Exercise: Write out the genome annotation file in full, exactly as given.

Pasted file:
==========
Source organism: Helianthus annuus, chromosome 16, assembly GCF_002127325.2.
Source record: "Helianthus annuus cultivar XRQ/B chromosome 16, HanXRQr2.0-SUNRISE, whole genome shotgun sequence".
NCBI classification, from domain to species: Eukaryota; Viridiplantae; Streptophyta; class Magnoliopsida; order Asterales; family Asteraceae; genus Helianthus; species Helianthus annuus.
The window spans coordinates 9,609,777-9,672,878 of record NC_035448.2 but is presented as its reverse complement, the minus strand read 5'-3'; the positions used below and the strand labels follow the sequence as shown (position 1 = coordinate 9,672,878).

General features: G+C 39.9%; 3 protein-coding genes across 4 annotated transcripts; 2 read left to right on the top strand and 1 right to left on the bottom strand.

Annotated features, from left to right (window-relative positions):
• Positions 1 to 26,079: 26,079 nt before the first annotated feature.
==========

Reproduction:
Source organism: Helianthus annuus, chromosome 16, assembly GCF_002127325.2.
Source record: "Helianthus annuus cultivar XRQ/B chromosome 16, HanXRQr2.0-SUNRISE, whole genome shotgun sequence".
NCBI classification, from domain to species: Eukaryota; Viridiplantae; Streptophyta; class Magnoliopsida; order Asterales; family Asteraceae; genus Helianthus; species Helianthus annuus.
The window spans coordinates 9,609,777-9,672,878 of record NC_035448.2 but is presented as its reverse complement, the minus strand read 5'-3'; the positions used below and the strand labels follow the sequence as shown (position 1 = coordinate 9,672,878).

General features: G+C 39.9%; 3 protein-coding genes across 4 annotated transcripts; 2 read left to right on the top strand and 1 right to left on the bottom strand.

Annotated features, from left to right (window-relative positions):
• Positions 1 to 26,079: 26,079 nt before the first annotated feature.